- 29.11.2021 04:00 pm
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- 28.11.2021 11:15 am
- 25.11.2021 10:30 am
Summary: The Euro rebounded 0.47% against the Dollar to 1.1370 (1.1320) as overcrowded speculative shorts moved to cover their bets. This enabled the Dollar Index (DXY), which measures the value of the Greenback against 6 major currencies, to extend its pullback to 95.55 from 95.75 yesterday. Earlier this week, the DXY traded to a 16-month high to 96.25 on the back of a spike in US inflation and stronger retail sales. The British Pound (GBP/USD) was little changed, settling in late New York at 1.3497 (1.3492 yesterday). Against the Japanese Yen, the Greenback close with modest gains to 114.25 from 114.15. New Zealand’s Kiwi found its wings and soared against the Greenback to 0.7038 from 0.6998. An RBNZ survey showed inflation expectations rose to 2.96% from a previous 2.27% in Q4. The Australian Dollar edged up to 0.7277 (0.7265) while the USD/CAD pair dipped to 1.2600 from 1.2607 yesterday. Elsewhere, the US Dollar rocketed to an all-time high against the Turkish Lira (USD/TRY) to 11.29 from 10.33 on Wednesday. The CBRT (Central Bank of the Republic of Turkey) cut interest rates by 100 basis points to 15% despite a surging inflation nearing 20% in October. Which saw the US Dollar gain modestly against most Asian and Emerging Market currencies. The USD/SGD pair was last at 1.3565 from 1.3555 yesterday. The Greenback dipped against the Thai Baht (USD/THB) to 32.6 from 32.65. Against China’s Offshore Yuan, the Dollar (USD/CNH) gained modestly to 6.3815 (6.3725).
US bond yields finished their session flat. The 10-year US treasury note rate settled at 1.59% (1.59%). Global rival rates though were mostly lower. Germany’s 10-year bond yield eased 3 basis points to -0.28% (-0.25%). The UK 10-year Gilt settled with a yield at 0.92% against 0.96% yesterday.
Wall Street stocks finished mixed. The DOW dipped to 35,890 from 36,000. The S&P 500 rose 0.3% to 4,705 (4,695). Other data released yesterday saw Switzerland’s October Trade Surplus climb to +CHF 5.65 billion from 5.05 billion previously. US Weekly Unemployment Claims climbed to 268,000 from an upward revised 269,000 (from 267,000), and median forecasts of 260,000. The US Philadelphia Fed Manufacturing Index beat forecasts at 24.0, climbing to 39.0. Canada’s ADP Payrolls rose to 65,800 from a previous upwardly revised 41,000 (from 9,600 originally reported).
On the Lookout: We can expect another light data read in today’s economic calendar. Japan kicks off with its Japan October National Core CPI report (y/y f/c at 0.1% from a previous 0.1% -ACY Finlogix). Japan also releases its Annual Headline CPI Rate for October (no f/c given, previous was 0.2%). New Zealand releases its October Credit Card Spending (y/y no forecasts, previous was -12.9).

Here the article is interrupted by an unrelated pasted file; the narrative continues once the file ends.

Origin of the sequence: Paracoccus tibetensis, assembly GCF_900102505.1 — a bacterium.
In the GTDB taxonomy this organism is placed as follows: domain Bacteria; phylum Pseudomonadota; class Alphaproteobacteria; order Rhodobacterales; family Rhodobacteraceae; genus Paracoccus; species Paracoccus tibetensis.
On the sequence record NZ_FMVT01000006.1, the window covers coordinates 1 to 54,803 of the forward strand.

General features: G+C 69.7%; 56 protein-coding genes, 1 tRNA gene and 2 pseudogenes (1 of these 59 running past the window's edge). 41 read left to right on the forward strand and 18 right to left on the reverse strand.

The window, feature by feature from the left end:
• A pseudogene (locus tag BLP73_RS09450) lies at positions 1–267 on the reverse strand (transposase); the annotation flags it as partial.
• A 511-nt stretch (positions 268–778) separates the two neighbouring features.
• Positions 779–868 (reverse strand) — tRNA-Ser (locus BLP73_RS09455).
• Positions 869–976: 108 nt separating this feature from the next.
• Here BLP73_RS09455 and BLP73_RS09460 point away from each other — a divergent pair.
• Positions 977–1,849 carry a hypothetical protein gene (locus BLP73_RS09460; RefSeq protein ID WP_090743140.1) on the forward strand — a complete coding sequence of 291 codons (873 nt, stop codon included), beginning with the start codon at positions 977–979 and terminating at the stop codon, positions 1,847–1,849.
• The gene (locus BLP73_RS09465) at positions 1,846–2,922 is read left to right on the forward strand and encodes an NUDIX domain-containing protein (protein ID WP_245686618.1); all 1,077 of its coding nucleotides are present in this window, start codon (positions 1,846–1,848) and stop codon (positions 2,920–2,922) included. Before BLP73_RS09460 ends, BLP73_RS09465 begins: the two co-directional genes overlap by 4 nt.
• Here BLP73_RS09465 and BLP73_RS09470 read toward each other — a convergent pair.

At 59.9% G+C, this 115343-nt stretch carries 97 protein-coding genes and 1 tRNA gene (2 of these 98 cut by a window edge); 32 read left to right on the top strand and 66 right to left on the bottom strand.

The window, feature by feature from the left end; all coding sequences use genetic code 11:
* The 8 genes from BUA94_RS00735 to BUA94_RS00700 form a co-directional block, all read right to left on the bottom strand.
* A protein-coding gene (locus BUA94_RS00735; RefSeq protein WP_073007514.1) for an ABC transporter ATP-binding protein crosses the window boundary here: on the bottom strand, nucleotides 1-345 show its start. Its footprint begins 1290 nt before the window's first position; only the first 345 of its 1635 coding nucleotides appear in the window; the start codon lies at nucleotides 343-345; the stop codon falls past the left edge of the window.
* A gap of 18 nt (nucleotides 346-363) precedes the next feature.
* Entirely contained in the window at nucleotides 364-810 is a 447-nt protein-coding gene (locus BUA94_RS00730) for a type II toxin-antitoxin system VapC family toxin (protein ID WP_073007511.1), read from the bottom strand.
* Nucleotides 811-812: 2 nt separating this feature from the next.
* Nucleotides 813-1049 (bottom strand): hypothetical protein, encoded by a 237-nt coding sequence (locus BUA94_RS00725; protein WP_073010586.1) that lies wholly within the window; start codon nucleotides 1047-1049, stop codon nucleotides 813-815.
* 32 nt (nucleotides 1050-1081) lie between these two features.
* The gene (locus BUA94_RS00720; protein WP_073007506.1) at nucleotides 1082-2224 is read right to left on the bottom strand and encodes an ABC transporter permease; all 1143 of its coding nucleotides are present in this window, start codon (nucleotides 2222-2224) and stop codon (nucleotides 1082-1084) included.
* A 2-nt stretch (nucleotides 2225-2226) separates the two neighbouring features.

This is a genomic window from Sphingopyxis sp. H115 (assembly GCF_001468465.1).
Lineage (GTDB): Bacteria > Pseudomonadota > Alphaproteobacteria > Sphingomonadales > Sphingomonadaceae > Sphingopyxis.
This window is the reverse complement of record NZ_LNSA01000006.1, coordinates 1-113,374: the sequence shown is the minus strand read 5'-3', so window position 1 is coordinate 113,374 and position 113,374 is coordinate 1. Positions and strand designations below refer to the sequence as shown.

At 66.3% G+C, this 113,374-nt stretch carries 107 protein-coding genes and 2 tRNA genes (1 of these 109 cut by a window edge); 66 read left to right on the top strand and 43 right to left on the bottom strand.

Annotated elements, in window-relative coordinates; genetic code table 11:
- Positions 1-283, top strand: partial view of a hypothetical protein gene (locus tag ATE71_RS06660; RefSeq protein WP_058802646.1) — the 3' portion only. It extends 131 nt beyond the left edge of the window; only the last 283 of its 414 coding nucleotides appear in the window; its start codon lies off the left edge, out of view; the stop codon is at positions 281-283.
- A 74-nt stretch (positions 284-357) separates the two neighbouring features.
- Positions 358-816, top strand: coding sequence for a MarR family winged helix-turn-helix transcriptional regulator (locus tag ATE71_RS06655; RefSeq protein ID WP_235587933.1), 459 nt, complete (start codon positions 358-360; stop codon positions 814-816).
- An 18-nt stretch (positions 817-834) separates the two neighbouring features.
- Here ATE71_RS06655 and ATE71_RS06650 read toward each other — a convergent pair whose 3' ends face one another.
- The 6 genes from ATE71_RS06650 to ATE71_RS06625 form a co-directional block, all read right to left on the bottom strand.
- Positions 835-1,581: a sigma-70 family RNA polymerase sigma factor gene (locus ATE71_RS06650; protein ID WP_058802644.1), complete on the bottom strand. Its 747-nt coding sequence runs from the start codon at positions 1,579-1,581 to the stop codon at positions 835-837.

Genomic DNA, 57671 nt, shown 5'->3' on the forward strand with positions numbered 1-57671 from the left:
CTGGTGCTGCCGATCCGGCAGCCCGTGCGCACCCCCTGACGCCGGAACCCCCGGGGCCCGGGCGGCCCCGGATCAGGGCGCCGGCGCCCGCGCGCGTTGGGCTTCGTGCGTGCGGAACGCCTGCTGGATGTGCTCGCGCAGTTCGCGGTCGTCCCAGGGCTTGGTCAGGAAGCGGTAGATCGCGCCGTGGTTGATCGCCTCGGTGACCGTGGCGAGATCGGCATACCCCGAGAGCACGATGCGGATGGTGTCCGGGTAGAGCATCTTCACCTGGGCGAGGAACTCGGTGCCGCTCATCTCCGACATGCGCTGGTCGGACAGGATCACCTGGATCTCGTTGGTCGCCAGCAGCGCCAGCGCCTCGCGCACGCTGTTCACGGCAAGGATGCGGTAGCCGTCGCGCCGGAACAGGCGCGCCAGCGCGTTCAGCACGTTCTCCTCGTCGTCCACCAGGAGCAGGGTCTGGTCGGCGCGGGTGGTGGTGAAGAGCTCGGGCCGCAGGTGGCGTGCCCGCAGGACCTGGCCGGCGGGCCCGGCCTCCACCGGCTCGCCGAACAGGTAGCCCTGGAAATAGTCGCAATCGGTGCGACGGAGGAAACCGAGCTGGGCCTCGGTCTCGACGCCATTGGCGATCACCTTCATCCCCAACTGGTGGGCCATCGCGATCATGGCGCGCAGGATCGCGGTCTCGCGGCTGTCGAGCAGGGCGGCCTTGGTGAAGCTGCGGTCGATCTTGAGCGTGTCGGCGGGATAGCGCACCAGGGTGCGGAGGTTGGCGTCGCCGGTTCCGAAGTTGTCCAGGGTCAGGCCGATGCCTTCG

Europe starts off the UK releasing its GFK November Consumer Confidence Index (f/c -18 from a previous -17 – ACY Finlogix). Germany follows with its October PPI (m/m f/c 1.7% from 2.3%; y/y f/c 16.1% from 14.2% - ACY Finlogix). France follows with its Unemployment Rate (f/c 7.9% from 8% - ACY Finlogix). The UK releases its October Public Sector Net Borrowing (f/c -GBP 14.2 billion from previous -GBP 21.8 billion – ACY Finlogix). UK October Retail Sales follows (m/m f/c 0.4% from -0.2%; y/y f/c -1.9% from -1.3% - ACY Finlogix). Canada kicks off North America with its September Retail Sales (m/m f/c -1.7% from previous 2.1%; y/y no f/c, previous was 2.8% - ACY Finlogix), Canadian October New Housing Price Index follows (m/m no f/c, previous was 0.4%; y/y no f/c, previous was 11.3%). There are no scheduled economic releases from the US. The US Treasury though releases its Treasury Report, which is a detailed review of global exchange rate policies, economic conditions and government and central bank actions across the globe. The aim is to look for currency manipulators.
Trading Perspective: Thank God it’s Friday. Markets will take a breather today ahead of a light calendar release and the end of busy week. The Dollar Index (DXY) eased 0.27% to 95.55 after hitting a 16-month high earlier this week (96.25). We can expect further easing in the DXY as traders pare positions ahead of the weekend. While there are no major US economic data releases today, traders will be focussed on central bank speak. ECB President Christine Lagarde is due to speak at several functions in Germany today. Across the Atlantic, FOMC member Clarida will speak in San Francisco at an Asian Economic Policy Conference.
Overnight, EUR/CHF cross traded to a low at 1.0498, it’s lowest level since 2015. EUR/CHF bounced back to close at 1.0525. The previous low for the EUR/CHF pair was at 1.0535. The Swiss National Bank has defended the 1.05 level vigorously since 2015.
In January 2015, a “flash crash” occurred when the SNB suddenly and unexpectedly removed the EUR/CHF price peg of 1.20 they set at the time. The EUR/CHF cross plunged 20% within a minute (from 1.2 to less than 1.0). Many traders and investors lost large sums of money because of the move. Traders will be monitoring the 1.0500 EUR/CHF level closely today.
Its Friday and after a long week, as the Easybeats sand in 1966, “I’ve Got Friday on my mind.” Have a happy Friday all, and a top weekend ahead.
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